Growing concern over the NYPD's counterterrorism methods
By Scott Stewart
In response to the 9/11 attacks, the New York Police Department (NYPD) established its own Counter-Terrorism Bureau and revamped its Intelligence Division. Since that time, its methods have gone largely unchallenged and have been generally popular with New Yorkers, who expect the department to take measures to prevent future attacks.
Preventing terrorist attacks requires a very different operational model than arresting individuals responsible for such attacks, and the NYPD has served as a leader in developing new, proactive approaches to police counterterrorism.
However, it has been more than 10 years since the 9/11 attacks, and the NYPD is now facing growing concern over its counterterrorism activities. There is always an uneasy equilibrium between security and civil rights, and while the balance tilted toward security in the immediate aftermath of 9/11, it now appears to be shifting back.
This shift provides an opportunity to examine the NYPD’s activities, the pressure being brought against the department and the type of official oversight that might be imposed.
Reports that the NYPD’s Intelligence Division and Counter-Terrorism Bureau engage in aggressive, proactive operations are nothing new. STRATFOR has written about them since 2004, and several books have been published on the topic. Indeed, police agencies from all over the world travel to New York to study the NYPD’s approach, which seems to have been quite effective.
Criticism of the department’s activities is nothing new, either. Civil liberties groups have expressed concern over security methods instituted after 9/11, and Leonard Levitt, who writes a column on New York police activities for the website NYPD Confidential, has long been critical of the NYPD and its commissioner, Ray Kelly. Associated Press reporters Adam Goldman and Matt Apuzzo have written a series of investigative reports that began on Aug. 24 detailing “covert” NYPD activities, such as mapping the Muslim areas of New York. This was followed by the Aug. 31 publication of what appears to be a leaked NYPD PowerPoint presentation detailing the activities of the Intelligence Division’s Demographics Unit.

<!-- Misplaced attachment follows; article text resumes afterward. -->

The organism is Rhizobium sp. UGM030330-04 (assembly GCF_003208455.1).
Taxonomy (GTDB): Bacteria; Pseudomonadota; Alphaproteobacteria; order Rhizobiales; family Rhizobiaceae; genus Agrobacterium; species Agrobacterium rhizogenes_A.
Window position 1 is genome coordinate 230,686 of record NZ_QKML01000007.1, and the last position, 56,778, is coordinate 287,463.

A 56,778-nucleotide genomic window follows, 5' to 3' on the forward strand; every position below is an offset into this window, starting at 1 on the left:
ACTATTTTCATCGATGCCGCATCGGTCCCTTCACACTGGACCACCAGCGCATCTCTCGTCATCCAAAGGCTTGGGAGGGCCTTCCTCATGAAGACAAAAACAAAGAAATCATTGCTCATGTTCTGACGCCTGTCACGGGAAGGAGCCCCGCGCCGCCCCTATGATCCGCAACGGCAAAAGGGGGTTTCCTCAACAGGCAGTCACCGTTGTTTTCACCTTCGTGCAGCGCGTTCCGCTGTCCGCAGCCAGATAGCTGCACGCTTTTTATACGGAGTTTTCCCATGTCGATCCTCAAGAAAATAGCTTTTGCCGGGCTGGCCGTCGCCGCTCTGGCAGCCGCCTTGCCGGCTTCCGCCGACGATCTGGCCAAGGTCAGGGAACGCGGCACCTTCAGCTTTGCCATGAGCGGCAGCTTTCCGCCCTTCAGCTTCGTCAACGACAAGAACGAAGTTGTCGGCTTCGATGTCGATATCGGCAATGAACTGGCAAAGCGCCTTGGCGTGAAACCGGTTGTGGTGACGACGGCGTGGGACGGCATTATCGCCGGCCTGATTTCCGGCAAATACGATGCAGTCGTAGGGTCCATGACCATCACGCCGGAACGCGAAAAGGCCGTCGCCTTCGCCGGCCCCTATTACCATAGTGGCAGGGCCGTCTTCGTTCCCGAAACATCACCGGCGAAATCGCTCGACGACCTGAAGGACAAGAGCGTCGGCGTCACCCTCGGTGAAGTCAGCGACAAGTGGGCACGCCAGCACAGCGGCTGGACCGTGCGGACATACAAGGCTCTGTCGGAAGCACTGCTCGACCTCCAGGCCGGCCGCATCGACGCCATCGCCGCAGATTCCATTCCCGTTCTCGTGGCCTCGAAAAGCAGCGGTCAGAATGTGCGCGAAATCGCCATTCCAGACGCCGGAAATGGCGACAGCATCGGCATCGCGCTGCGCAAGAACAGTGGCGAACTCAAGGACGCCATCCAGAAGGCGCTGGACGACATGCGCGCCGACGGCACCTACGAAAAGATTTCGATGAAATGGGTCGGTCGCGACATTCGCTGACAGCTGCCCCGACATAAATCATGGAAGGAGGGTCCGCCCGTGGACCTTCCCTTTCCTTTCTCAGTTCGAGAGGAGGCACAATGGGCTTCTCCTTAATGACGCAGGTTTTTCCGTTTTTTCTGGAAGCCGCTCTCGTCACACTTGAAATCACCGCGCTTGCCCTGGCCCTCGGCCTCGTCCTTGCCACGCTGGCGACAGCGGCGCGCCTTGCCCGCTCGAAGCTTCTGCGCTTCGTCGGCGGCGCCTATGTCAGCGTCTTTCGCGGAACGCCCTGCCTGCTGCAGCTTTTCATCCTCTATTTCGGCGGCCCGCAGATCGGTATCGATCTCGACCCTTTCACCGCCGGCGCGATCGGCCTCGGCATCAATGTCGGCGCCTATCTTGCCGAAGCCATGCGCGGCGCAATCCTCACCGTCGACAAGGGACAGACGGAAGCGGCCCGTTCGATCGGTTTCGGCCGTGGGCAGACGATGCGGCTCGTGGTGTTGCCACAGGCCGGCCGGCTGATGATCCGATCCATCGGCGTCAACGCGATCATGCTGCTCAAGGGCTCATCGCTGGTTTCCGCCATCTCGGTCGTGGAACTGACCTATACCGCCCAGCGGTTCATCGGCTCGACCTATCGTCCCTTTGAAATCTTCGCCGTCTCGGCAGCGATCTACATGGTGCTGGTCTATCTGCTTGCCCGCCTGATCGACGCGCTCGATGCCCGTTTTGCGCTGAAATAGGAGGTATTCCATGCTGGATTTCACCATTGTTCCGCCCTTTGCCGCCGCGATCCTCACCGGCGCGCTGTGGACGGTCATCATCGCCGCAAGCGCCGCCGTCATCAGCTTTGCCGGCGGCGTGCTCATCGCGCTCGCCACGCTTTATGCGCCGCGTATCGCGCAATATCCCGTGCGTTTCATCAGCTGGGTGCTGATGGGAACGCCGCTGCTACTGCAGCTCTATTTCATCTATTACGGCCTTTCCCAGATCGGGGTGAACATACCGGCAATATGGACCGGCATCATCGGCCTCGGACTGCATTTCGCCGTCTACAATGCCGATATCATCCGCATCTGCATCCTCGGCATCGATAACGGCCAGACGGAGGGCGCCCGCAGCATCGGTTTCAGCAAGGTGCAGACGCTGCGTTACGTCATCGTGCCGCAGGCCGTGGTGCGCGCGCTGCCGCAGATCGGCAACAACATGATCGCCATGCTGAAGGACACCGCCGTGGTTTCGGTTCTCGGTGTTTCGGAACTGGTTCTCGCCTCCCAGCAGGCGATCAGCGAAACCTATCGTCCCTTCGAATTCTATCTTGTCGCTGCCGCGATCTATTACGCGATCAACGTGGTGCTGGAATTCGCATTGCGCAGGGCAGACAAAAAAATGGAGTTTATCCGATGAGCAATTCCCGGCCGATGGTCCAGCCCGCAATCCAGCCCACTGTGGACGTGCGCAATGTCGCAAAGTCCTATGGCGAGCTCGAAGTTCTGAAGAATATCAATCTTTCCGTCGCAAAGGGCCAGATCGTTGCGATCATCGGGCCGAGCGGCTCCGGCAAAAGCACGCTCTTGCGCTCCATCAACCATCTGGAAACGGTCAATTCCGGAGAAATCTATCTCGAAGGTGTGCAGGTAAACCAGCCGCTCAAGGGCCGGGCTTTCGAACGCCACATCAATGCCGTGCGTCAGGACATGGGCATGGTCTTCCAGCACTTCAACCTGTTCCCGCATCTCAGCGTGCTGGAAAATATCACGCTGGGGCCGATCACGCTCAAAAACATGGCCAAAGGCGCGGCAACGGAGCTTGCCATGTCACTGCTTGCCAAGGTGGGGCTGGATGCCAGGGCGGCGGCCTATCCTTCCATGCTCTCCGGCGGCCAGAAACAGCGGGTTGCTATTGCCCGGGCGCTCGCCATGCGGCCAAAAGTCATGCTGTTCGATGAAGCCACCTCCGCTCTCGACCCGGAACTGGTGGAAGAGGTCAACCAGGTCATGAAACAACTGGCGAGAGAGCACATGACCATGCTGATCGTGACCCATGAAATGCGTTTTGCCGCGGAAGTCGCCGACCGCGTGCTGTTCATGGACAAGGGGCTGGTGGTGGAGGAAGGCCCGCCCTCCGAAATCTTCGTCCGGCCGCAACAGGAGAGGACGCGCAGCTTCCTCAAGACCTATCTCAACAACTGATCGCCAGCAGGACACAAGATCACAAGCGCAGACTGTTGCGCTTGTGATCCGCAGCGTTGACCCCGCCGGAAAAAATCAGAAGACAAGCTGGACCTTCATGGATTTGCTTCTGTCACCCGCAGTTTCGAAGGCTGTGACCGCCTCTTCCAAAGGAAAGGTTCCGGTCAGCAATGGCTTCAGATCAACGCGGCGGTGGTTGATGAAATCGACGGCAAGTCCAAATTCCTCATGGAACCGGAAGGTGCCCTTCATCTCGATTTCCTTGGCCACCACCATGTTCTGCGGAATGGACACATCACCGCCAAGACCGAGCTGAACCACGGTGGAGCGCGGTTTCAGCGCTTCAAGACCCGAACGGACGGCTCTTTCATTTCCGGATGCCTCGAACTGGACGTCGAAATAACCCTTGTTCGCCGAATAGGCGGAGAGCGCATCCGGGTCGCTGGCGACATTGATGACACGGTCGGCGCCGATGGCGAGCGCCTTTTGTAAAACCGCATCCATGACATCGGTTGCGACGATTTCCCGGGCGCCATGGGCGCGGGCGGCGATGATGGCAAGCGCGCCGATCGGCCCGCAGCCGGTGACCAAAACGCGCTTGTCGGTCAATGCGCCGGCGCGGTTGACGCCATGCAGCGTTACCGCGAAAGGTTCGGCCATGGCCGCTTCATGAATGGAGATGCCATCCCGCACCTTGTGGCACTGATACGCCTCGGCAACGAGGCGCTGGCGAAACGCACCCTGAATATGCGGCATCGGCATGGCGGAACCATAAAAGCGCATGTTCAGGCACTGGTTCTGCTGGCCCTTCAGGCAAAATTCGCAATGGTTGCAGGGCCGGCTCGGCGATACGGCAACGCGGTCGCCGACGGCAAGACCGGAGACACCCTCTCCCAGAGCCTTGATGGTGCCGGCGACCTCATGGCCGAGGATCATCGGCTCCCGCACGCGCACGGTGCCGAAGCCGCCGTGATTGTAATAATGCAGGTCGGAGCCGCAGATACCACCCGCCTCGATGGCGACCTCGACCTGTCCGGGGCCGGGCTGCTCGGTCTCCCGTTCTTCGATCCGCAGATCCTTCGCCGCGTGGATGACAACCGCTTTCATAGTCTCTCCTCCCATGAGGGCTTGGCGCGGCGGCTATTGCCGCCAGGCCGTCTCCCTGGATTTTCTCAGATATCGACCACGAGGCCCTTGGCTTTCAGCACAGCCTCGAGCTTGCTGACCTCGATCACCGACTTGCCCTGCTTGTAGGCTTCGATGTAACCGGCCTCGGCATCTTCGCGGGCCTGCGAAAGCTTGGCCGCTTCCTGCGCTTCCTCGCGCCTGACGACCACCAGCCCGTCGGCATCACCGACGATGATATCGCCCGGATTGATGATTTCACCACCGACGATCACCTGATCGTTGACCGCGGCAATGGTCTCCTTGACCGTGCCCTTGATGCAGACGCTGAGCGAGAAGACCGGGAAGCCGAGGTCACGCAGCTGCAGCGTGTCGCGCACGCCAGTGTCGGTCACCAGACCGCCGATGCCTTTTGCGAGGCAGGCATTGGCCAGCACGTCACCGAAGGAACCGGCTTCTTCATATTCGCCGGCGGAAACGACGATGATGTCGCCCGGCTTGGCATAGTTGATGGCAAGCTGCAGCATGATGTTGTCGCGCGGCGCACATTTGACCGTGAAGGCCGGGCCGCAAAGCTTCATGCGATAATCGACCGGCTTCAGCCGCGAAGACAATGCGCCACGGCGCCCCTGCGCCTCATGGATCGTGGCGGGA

In the wake of these reports, criticism of the NYPD’s program has reached a new level. Members of the New York City Council expressed concern that their constituents were being unjustly monitored. Six New York state senators asked the state attorney general to investigate the possibility of “unlawful covert surveillance operations of the Muslim community.” A group of civil rights lawyers also asked a U.S. district judge in Manhattan to force the NYPD to publicize any records of such a program and to issue a court order to prevent their destruction. In response to the AP investigation, two members of Congress, Reps. Yvette Clarke, D-N.Y., and Rush Holt, D-N.J., asked the Justice Department to investigate. The heat is on.
After an Oct. 7 hearing regarding NYPD intelligence and counterterrorism operations, New York City Council Public Safety Committee Chairman Peter Vallone said, “That portion of the police department’s work should probably be looked at by a federal monitor.”
Following Vallone’s statement, media reports cited Congressional and Obama administration officials saying they have no authority to monitor the NYPD.
While Vallone claims the City Council does not have the expertise to oversee the department’s operations, and the federal government says that it lacks the jurisdiction, it is almost certain that the NYPD will eventually face some sort of new oversight mechanisms and judicial review of its counterterrorism activities.
New York City and the Terrorist Threat